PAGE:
Once you’ve installed Etcher, insert the microSD card into your computer (note: the way I achieved this on my 12-inch Apple MacBook is pretty comical, pictured above but you can also get USB-C card readers).

All you need to do in Etcher is select the image from your hard drive, select the drive and hit Flash. It’ll take a few minutes, but after that you’ll be good to go.

Setting up the Raspberry Pi

Now it’s almost time to fire up the Raspberry Pi. Before powering it on, you need to insert the SD card loaded with the Things Gateway software. You’ll also need to insert the Zigbee and/or Z-Wave USB dongles. We used the Digi XStick (ZB mesh version).

How to build your own smart home hub with a Raspberry Pi

If your Pi doesn’t have Wi-Fi built-in, you can insert a USB Wi-Fi adapter. Because this will be operated as a ‘headless’ machine you don’t need to worry about attaching a monitor, keyboard or any other accessories to the Pi.

Now you can fire up the Pi.

Connecting to your Gateway

This is where the clever part starts. After a minute or two you should see a Wi-Fi network called “WebThings Gateway XXXX” where XXXX is four digit’s from your Pi’s MAC address. Connect to this network ID on your laptop or smartphone and you’ll get a pop-up window asking you to input the SSID and password for your home network.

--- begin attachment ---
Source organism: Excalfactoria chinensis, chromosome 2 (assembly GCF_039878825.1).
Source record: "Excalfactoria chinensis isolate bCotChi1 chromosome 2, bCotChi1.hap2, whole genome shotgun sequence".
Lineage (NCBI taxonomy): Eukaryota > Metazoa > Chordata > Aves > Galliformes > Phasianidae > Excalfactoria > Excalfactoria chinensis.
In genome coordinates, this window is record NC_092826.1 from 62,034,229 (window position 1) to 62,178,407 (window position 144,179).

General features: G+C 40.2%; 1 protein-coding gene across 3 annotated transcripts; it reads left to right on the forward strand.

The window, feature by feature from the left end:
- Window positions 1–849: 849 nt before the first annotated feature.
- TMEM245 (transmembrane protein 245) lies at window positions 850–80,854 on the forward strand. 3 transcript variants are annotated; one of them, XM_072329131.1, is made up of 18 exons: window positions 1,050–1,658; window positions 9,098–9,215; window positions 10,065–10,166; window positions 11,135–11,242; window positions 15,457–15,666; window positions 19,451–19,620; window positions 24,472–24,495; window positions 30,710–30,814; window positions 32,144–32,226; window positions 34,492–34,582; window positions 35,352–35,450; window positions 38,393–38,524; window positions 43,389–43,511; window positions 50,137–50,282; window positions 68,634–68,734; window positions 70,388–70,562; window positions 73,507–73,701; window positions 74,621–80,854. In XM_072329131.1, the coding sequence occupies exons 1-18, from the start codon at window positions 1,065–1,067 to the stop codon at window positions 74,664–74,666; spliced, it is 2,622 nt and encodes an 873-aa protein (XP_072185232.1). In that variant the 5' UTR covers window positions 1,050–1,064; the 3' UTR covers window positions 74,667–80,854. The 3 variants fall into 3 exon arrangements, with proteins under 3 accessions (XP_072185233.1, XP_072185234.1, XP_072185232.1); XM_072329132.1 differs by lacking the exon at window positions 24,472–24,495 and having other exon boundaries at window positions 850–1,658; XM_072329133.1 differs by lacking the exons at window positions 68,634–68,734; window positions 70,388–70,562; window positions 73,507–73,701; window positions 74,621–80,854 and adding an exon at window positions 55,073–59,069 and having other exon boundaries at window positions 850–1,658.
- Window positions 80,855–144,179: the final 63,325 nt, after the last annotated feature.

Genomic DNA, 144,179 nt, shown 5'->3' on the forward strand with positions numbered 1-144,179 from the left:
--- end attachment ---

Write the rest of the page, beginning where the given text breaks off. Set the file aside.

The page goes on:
How to build your own smart home hub with a Raspberry Pi and the WebThings Gateway

The Gateway will connect to your home network and the pop-up will disappear. Reconnect to your home’s network. Then fire up a browser and enter this address: http://gateway.local and you should connect to the WebThings web management page.

This didn’t work at first, and I had to go into my router’s connected devices section and find the Raspberry Pi in the list to get its IP address. I could then connect using this (

Next, you need to create your own domain name ( This is the address that you can type into any browser to remote control your home. You’ll need to provide your email address, too, and then confirm your selection via the link in the email that you’re sent. Finally, create a user account for your system.

Adding Things